PMO Governance Book Review by Kirkus
A global leader in book reviews, Kirkus, provided an exceptionally warm review of the “PMO Governance” book. Re-print of the review:
“An expert examines the inner workings of the Project Management Office.
Whether a business organization thinks of its needs in terms of projects, programs, or portfolios, there is a standardized process for management that should funnel through a centralized PMO. Spivak, whose background encompasses extensive project management experience as well as management consulting, dissects and explains the optimum functioning of the PMO in this excellent debut. The book offers a useful overview of project management as well as a practical, in-depth examination of all aspects of PMO governance. The author outlines functional responsibilities and governance of the PMO, describes project management methodologies, and addresses process maturity levels. In a discussion of specific project-related career positions, Spivak doesn’t merely put forth a job description for program manager, PMO director, and other jobs—he very effectively outlines the core competencies necessary to excel at each role. The final three chapters of the volume will probably prove the most valuable to business leaders. They cover PMO best practices, leadership, and overall implementation. The author offers his “very important guidelines” for achieving PMO effectiveness, each of which is based on his experience, and uses relevant examples. He also provides specific guidelines for portfolio, program, and project management, clearly delineating the differences as well as “Guiding Statements” for building effective PMOs. A particularly intriguing section of the work, especially for larger organizations, concerns the implementation of “megaprojects” (initiatives with $1 billion-plus budgets). As for leadership, Spivak wisely covers team building as well as personal, interpersonal, and professional traits of exceptional project management leaders. The last chapter presents a short but illuminating PMO business case based on one of the author’s clients. The content is intelligently organized and expertly written, making liberal use of examples. Each chapter concludes with a bulleted summary of key points. Spivak willingly shares his knowledge throughout the book. For example, he details nine strategic recommendations for PMO improvement, contrasted with nine common pitfalls, with helpful recommendations for avoiding them.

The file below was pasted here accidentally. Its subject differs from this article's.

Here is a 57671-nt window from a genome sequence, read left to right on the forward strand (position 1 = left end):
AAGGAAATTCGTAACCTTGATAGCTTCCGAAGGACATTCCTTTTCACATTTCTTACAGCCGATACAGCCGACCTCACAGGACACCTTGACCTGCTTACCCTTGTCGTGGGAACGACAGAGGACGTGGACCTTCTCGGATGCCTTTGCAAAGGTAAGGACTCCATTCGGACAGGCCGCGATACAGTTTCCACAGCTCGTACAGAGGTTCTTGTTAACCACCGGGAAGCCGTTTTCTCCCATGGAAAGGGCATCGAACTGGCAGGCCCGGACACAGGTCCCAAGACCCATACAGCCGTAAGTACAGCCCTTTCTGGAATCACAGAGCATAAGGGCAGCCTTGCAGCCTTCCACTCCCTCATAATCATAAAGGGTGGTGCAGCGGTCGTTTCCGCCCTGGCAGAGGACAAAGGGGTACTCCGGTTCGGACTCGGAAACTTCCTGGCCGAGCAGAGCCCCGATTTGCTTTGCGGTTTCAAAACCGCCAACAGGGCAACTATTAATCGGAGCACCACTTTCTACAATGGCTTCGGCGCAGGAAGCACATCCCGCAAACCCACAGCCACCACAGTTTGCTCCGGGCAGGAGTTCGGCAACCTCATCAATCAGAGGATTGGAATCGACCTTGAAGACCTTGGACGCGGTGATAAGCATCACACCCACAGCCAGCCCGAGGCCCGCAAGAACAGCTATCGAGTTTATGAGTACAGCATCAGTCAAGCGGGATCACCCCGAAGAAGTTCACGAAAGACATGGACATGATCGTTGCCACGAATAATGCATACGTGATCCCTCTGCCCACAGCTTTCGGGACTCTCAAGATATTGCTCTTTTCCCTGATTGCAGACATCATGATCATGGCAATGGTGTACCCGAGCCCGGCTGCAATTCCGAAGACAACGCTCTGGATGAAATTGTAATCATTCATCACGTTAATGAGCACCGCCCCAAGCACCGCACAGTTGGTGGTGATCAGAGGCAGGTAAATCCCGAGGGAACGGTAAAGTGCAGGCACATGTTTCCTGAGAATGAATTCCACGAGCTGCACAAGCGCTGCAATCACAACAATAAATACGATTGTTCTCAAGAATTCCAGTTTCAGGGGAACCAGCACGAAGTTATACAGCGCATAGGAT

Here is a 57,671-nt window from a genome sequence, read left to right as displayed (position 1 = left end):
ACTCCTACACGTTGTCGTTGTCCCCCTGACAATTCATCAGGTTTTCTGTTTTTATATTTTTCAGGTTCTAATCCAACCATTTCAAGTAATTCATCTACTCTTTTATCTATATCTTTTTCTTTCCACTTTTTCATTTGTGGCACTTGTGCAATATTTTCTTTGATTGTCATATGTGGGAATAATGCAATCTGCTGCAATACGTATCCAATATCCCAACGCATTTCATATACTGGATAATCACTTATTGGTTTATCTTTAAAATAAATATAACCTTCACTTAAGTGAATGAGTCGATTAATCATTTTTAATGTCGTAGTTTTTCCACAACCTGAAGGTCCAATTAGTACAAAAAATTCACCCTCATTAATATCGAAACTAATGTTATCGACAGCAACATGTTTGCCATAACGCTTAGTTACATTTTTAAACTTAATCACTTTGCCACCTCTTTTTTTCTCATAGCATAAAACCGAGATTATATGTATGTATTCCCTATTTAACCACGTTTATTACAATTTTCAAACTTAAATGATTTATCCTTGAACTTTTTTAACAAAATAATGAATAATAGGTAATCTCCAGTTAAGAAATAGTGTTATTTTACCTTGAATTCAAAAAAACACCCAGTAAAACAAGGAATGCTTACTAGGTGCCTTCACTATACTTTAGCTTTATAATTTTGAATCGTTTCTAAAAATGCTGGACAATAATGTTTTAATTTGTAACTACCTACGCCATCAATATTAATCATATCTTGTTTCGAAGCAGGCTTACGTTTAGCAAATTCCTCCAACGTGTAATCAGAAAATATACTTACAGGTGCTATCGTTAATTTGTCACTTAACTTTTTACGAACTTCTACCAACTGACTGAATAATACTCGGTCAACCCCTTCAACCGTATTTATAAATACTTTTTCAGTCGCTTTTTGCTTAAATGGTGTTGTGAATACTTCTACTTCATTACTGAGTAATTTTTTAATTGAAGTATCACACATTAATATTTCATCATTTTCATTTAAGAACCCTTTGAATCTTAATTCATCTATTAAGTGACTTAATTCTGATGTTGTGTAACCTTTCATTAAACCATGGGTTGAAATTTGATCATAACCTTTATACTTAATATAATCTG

Authoritative and comprehensive; a highly relevant guide written specifically for project management professionals.“